Integrate this function over the volume of a sphere sphere

1. Dec 23, 2011

Silversonic

1. The problem statement, all variables and given/known data

Integrate $\nabla^{2}$ ($\frac{1}{|\underline{r} - \underline{r}'|}$) over the volume of a sphere using the divergence theorem.

2. Relevant equations

$\nabla^{2}$ ($\frac{1}{|\underline{r} - \underline{r}'|}$) = -4$\pi$$\delta^{(3)}$$(\underline{r} - \underline{r}')$ (i.e. it's a dirac delta function, this just tells me that the answer I should get if I integrate over the volume is -4$\pi$)

$\nabla^{}$ ($\frac{1}{|\underline{r} - \underline{r}'|}$) = $-\frac{(\underline{r} - \underline{r}')}{|\underline{r} - \underline{r}'|^{3}}$

$\underline{r} = (x,y,z)$

$\underline{r'} = (x',y',z')$ (note that the dashes do not mean the differential of, just a different point in space from x,y,z).

And the divergence theorem

3. The attempt at a solution

$\int_{V'}$$\nabla^{2}$ $(\frac{1}{|\underline{r} - \underline{r}'|} )dV'$

=
$\int_{S'}$$\nabla$ $(\frac{1}{|\underline{r} - \underline{r}'|} ) \circ d\underline{S}'$ (by the divergence theorem)

$d\underline{S}' = \hat{\underline{n}} dS'$

$dS' = R^{2}sin(\theta)d\theta d\phi$

I guess R should be the radius of the sphere. In which case I choose r' = R?

= $\int_{S'}-\frac{(\underline{r} - \underline{r}')}{|\underline{r} - \underline{r}'|^{3}} \circ d\underline{S}'$

Then, putting r' = R

$\int_{S'}-\frac{(\underline{r} - \underline{R})}{|\underline{r} - \underline{R}|^{3}} \circ \hat{\underline{n}} dS'$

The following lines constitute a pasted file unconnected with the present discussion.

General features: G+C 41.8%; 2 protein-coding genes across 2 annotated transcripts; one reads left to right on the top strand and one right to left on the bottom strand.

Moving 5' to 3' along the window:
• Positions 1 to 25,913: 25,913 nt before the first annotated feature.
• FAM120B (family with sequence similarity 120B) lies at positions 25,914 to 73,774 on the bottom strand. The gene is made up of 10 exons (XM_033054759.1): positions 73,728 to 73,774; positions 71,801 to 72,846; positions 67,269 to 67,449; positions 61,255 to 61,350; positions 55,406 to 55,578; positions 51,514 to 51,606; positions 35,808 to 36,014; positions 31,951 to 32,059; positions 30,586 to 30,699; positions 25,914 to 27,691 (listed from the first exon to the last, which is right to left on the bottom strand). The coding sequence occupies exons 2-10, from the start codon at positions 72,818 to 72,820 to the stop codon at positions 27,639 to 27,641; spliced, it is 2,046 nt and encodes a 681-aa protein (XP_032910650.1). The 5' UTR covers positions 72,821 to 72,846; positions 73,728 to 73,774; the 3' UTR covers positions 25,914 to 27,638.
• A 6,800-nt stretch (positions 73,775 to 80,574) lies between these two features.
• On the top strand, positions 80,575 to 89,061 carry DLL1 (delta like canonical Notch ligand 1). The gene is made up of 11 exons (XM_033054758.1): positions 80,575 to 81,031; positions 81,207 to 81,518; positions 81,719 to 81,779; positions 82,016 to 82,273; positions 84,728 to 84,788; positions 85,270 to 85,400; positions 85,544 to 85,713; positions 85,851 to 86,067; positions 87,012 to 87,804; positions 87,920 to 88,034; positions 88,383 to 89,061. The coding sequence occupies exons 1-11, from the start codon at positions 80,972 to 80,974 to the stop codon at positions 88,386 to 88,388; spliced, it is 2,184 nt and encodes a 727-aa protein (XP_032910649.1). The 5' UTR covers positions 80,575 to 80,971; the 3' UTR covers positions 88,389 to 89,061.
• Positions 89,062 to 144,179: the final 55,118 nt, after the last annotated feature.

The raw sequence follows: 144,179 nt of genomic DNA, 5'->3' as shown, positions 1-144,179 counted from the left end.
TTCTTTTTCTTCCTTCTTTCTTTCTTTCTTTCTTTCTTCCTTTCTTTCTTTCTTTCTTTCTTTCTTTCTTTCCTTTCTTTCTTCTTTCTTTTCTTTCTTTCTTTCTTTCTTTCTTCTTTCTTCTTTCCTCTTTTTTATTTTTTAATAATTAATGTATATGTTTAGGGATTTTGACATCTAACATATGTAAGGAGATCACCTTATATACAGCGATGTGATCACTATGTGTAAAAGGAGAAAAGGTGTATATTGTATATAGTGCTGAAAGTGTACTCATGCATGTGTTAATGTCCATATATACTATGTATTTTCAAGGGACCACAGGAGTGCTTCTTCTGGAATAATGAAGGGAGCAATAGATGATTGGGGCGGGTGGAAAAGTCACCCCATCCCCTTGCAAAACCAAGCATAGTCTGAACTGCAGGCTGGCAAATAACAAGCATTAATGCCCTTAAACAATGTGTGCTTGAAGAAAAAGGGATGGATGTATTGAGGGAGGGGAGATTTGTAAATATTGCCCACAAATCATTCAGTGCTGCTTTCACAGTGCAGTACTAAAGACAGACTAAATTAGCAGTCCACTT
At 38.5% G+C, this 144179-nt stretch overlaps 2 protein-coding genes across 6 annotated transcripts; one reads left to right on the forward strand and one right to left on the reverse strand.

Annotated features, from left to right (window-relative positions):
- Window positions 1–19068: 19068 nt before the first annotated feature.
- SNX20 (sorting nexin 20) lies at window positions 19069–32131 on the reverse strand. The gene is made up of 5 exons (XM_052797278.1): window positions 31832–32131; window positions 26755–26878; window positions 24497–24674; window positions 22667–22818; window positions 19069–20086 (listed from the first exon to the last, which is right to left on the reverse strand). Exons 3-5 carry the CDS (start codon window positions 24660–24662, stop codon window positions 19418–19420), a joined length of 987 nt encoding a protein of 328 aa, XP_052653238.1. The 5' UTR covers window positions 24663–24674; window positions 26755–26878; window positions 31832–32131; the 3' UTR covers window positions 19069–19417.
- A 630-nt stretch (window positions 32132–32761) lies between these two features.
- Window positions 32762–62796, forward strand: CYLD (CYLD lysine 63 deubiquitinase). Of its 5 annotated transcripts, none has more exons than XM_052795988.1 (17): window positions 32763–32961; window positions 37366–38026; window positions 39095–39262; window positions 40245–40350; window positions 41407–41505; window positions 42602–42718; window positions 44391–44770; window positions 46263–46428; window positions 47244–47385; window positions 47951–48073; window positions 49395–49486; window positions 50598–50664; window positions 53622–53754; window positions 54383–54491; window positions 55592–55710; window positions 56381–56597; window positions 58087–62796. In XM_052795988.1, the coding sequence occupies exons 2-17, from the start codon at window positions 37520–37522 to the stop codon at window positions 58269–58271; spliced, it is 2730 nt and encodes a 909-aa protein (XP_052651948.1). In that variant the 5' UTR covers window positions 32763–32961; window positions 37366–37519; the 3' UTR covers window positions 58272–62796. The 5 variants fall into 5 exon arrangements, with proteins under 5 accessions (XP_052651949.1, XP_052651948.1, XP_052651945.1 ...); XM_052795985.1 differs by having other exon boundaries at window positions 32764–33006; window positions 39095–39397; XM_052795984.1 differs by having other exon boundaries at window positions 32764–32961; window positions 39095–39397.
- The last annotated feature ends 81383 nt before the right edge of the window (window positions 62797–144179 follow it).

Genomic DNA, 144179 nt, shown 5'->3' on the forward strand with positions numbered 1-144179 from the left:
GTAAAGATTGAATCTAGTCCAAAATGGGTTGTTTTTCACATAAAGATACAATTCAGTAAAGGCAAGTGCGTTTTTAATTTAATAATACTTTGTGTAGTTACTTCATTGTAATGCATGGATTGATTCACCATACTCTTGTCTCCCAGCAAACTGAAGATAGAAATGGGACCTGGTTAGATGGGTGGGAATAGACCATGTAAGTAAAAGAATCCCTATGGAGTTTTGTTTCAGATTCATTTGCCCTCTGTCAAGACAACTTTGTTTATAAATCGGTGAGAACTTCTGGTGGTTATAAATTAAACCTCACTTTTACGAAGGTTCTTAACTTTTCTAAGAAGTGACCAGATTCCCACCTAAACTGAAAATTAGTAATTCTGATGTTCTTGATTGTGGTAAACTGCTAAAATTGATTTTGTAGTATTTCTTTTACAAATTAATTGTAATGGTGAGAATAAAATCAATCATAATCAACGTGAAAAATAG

=

$\int^{2\pi}_{0} \int^{\pi}_{0} -(\frac{(\underline{r} - \underline{R})}{|\underline{r} - \underline{R}|^{3}} \circ \hat{\underline{n}}) R^{2}sin(\theta)d\theta d\phi$

Am I right so far? This looks like a complete mess, and I'm not sure what to do with the dot product of the vector and the normal vector?

2. Dec 24, 2011

Thaakisfox

Whats the direction of the radius vector compared to the normal vector on the surface of the sphere? ;)

3. Dec 25, 2011

Silversonic

Cheers. Clearly they are in the same direction, so I can make the simplification $\underline{R} \circ \hat{\underline{n}} = R$

Then maybe with $\underline{r} \circ \hat{\underline{n}}$ I can turn it into $rcos(\theta)$

Thus $- (\underline{r} - \underline{R}) \circ \hat{\underline{n}}$ becomes

$R - rcos(\theta)$

Then what though? I guess I could turn the denominator in to

$(r^{2} + R^{2} - 2Rrcos(\theta))^{3/2}$ by the cosine rule, but then I get, overall;

$\int^{2\pi}_{0} \int^{\pi}_{0} (\frac{R - rcos(\theta)}{(r^{2} + R^{2} - 2Rrcos(\theta))^{3/2}}) R^{2}sin(\theta)d\theta d\phi$

But how would I do that integral with respect to theta?

4. Dec 25, 2011

Thaakisfox

yes very good. Now put $x=\cos\theta$. And separate the integrands.

Note that: $$\frac{d}{dx}(r^2+R^2-2Rrx)^{-1/2}) =\frac{-Rr}{(r^2+R^2-2Rrx)^{3/2}}$$